Thursday, February 10, 2011

"The Blame Game"

Jasmine Jordan(summarizer/ blog-master):

"Like Jimmy Cross, the boy was explaining things to an absent judge.  It wasn't to defend himself.  The boy recognized his own guilt and wanted only to lay out the full causes..."When a man died, there had to be blame.  Jimmy Cross understood this.  You could blame the war… A moment of carelessness or bad judgment or plain stupidity carried consequences that lasted forever." (In the Field, pg. 115)

      During this section of the book, the troops are dealing with the recent death of Kiowa (the religious baptist trooper, from Oklahoma) and the men are trying to process what just happened. Similar to all the other burdens the men carry, this one is no different. Tim automatically accepts his part but with partial guilt in Kiowa's death that he doesn't even try to rationalize.  Instead he decides to relive every single reason that could be the answer to what just happened. 

     On the other hand, Jimmy Cross blames himself for Kiowa's death. He starts to think of who in particular should be blamed for the lost- sources such as the war, the rain, God, munitions makers, voters, etc.  are deemed worthy. Even despit the many reasonal blames he comes up with, its ultimately his own faults that win the clear vote.  Jimmy chose to camp in the field despite the warnings of old Vietnamese women so most would say its safe to place the blame on him....what do you believe?

"Night Life"

The “Night Life” both supports and refutes Tim O’Brien’s contention that men are too afraid of shame to leave the kill-or-be-killed life of war. Like in previous chapters Kiley is less afraid of physical pain than he is of the unknown. Kiley's fear drives him to show his own cowardice. To the men, refusal to serve is as undesirable as death itself.

Brianna (Illustrator)

Tuesday, February 8, 2011

Never the same.

"Its almost like I got killed over in Nam..."
When people go to war they usually don't come back the same. The way of life they had before seems to be just a dream. In this book when they come home from the war they mention they they left a part of them back in Vietnam. War changed men.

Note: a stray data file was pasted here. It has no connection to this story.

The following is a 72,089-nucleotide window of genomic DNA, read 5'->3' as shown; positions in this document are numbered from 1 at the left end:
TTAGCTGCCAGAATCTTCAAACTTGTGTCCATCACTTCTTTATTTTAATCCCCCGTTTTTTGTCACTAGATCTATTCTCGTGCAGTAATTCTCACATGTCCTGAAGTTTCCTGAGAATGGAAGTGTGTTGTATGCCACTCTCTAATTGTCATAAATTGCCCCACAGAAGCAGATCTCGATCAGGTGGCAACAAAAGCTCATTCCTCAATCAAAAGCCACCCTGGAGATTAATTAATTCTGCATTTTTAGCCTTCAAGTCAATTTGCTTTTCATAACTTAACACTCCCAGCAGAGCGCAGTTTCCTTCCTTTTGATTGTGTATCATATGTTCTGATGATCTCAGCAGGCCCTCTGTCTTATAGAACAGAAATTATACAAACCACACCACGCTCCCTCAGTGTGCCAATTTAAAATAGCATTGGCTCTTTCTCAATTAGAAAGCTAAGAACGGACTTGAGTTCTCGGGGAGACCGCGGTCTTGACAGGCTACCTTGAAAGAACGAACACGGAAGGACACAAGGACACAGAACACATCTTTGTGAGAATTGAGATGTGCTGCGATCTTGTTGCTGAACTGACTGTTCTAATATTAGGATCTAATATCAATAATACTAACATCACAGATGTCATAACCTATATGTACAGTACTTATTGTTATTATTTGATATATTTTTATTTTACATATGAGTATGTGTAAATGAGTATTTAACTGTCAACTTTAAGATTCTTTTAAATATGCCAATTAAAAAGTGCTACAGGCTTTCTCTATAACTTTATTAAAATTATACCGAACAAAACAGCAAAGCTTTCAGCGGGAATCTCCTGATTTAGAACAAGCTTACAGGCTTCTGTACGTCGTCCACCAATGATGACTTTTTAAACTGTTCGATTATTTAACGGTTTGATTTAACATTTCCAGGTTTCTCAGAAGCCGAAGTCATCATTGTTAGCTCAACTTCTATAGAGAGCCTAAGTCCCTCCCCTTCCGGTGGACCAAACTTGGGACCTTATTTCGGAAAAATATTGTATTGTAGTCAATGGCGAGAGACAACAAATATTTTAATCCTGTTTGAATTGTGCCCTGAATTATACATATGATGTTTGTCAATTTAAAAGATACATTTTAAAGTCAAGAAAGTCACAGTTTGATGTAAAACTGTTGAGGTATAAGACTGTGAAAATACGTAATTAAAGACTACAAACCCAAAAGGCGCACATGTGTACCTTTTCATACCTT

John LaFon(illuminator)

Wednesday, February 2, 2011

Re: Manliness (By John)

Jasmine Jordan (summarizer/ blog master)

Great post and insight John! (for some reason its not letting me directly comment)

"They carried the common secret of cowardice barely restrained, the instinct to run or freeze or hide, and in many respects this was the heaviest burden of all, for it could never be put down, it required perfect balance and perfect posture." (The Things They Carried.77)

I find it interesting that the soldiers' potential cowardice is a "common secret." Their great sense of fear is something that all of them secretly keep to themselves but more importantly, it is something that they ALL have inside of them. I'm interested to see how this plays out further into the book and if it makes or breaks the bond between them.


"They carried the soldiers greatest fear, which was the fear of blushing.... They were too frightened to be cowards."
This quote is pretty self explanitory. Although death was a big fear amongst the men, there was an even bigger fear of being called a baby. Throughout the book they explain how they would rather shoot a man and be called a hero then let one go and be called cowardly.
John LaFon (Illuminator)

Tuesday, February 1, 2011

The Thoughts They carried

"They all carried ghosts"
 Although they had to bear with all of the equipment of war to hold on there shoulders they had alot more on there minds that was weighing them down. This quote explains that they bring something you cant see our touch. Something like a loved one. As in the story titled "stockings" Henry Dobbins brings an item of his loved one. He uses this as a conforter of some sorts. He sleeps with it and holds it close to his face when he needs confort. Same for Jimmy Cross who in the first chapter is hung over a girl he doesnt think loves him. They use these things to have something to fight for.
John LaFon (Illuminator)

Wednesday, January 26, 2011

Profanity, War, Killing- Oh My!

Jasmine Jordan (summarizer/ blog master):

So far in the novel it is evident that there is a boastful amount of profound language and humor when the soliders reference to the war and its hostile environment. Why do the soldiers tell jokes about the killing that occurs in the War and why do they use profanity to describe it?